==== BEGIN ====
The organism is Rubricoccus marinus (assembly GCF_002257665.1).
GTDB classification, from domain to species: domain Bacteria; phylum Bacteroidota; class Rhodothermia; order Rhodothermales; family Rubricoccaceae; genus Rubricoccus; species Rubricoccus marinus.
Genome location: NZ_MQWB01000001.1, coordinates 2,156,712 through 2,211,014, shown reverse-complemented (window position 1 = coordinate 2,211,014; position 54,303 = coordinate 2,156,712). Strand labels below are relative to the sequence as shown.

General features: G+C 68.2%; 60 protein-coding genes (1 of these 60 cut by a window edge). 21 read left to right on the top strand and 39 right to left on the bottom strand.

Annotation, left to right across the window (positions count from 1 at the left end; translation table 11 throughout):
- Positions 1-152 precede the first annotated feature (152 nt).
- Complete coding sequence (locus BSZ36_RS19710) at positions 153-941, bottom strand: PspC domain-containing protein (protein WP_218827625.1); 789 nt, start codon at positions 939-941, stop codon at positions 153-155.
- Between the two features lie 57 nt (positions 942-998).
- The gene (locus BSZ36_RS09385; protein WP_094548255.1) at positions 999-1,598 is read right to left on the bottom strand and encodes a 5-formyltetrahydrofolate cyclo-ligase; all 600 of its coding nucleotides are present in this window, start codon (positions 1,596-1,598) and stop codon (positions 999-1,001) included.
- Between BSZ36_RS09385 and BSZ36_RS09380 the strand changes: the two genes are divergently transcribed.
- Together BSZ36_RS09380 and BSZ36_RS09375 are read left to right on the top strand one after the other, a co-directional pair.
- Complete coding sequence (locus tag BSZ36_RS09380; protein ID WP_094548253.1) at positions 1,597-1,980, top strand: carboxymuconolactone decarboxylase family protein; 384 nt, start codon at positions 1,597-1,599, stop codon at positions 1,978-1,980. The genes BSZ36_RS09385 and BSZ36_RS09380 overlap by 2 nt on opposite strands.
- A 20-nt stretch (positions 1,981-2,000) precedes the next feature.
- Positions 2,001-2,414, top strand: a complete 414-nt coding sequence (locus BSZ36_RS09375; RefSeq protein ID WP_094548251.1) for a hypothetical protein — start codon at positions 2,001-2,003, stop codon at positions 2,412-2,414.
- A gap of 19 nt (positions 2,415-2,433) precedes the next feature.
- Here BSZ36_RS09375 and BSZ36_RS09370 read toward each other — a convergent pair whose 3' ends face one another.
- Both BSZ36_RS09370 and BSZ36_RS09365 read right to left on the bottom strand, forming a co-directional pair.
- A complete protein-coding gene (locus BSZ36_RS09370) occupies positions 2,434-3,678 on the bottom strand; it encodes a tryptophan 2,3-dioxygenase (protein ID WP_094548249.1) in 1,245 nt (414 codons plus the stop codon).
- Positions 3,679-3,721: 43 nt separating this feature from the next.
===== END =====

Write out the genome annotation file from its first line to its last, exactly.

The organism is Rubricoccus marinus (assembly GCF_002257665.1).
GTDB classification, from domain to species: domain Bacteria; phylum Bacteroidota; class Rhodothermia; order Rhodothermales; family Rubricoccaceae; genus Rubricoccus; species Rubricoccus marinus.
Genome location: NZ_MQWB01000001.1, coordinates 2,156,712 through 2,211,014, shown reverse-complemented (window position 1 = coordinate 2,211,014; position 54,303 = coordinate 2,156,712). Strand labels below are relative to the sequence as shown.

General features: G+C 68.2%; 60 protein-coding genes (1 of these 60 cut by a window edge). 21 read left to right on the top strand and 39 right to left on the bottom strand.

Annotation, left to right across the window (positions count from 1 at the left end; translation table 11 throughout):
- Positions 1-152 precede the first annotated feature (152 nt).
- Complete coding sequence (locus BSZ36_RS19710) at positions 153-941, bottom strand: PspC domain-containing protein (protein WP_218827625.1); 789 nt, start codon at positions 939-941, stop codon at positions 153-155.
- Between the two features lie 57 nt (positions 942-998).
- The gene (locus BSZ36_RS09385; protein WP_094548255.1) at positions 999-1,598 is read right to left on the bottom strand and encodes a 5-formyltetrahydrofolate cyclo-ligase; all 600 of its coding nucleotides are present in this window, start codon (positions 1,596-1,598) and stop codon (positions 999-1,001) included.
- Between BSZ36_RS09385 and BSZ36_RS09380 the strand changes: the two genes are divergently transcribed.
- Together BSZ36_RS09380 and BSZ36_RS09375 are read left to right on the top strand one after the other, a co-directional pair.
- Complete coding sequence (locus tag BSZ36_RS09380; protein ID WP_094548253.1) at positions 1,597-1,980, top strand: carboxymuconolactone decarboxylase family protein; 384 nt, start codon at positions 1,597-1,599, stop codon at positions 1,978-1,980. The genes BSZ36_RS09385 and BSZ36_RS09380 overlap by 2 nt on opposite strands.
- A 20-nt stretch (positions 1,981-2,000) precedes the next feature.
- Positions 2,001-2,414, top strand: a complete 414-nt coding sequence (locus BSZ36_RS09375; RefSeq protein ID WP_094548251.1) for a hypothetical protein — start codon at positions 2,001-2,003, stop codon at positions 2,412-2,414.
- A gap of 19 nt (positions 2,415-2,433) precedes the next feature.
- Here BSZ36_RS09375 and BSZ36_RS09370 read toward each other — a convergent pair whose 3' ends face one another.
- Both BSZ36_RS09370 and BSZ36_RS09365 read right to left on the bottom strand, forming a co-directional pair.
- A complete protein-coding gene (locus BSZ36_RS09370) occupies positions 2,434-3,678 on the bottom strand; it encodes a tryptophan 2,3-dioxygenase (protein ID WP_094548249.1) in 1,245 nt (414 codons plus the stop codon).
- Positions 3,679-3,721: 43 nt separating this feature from the next.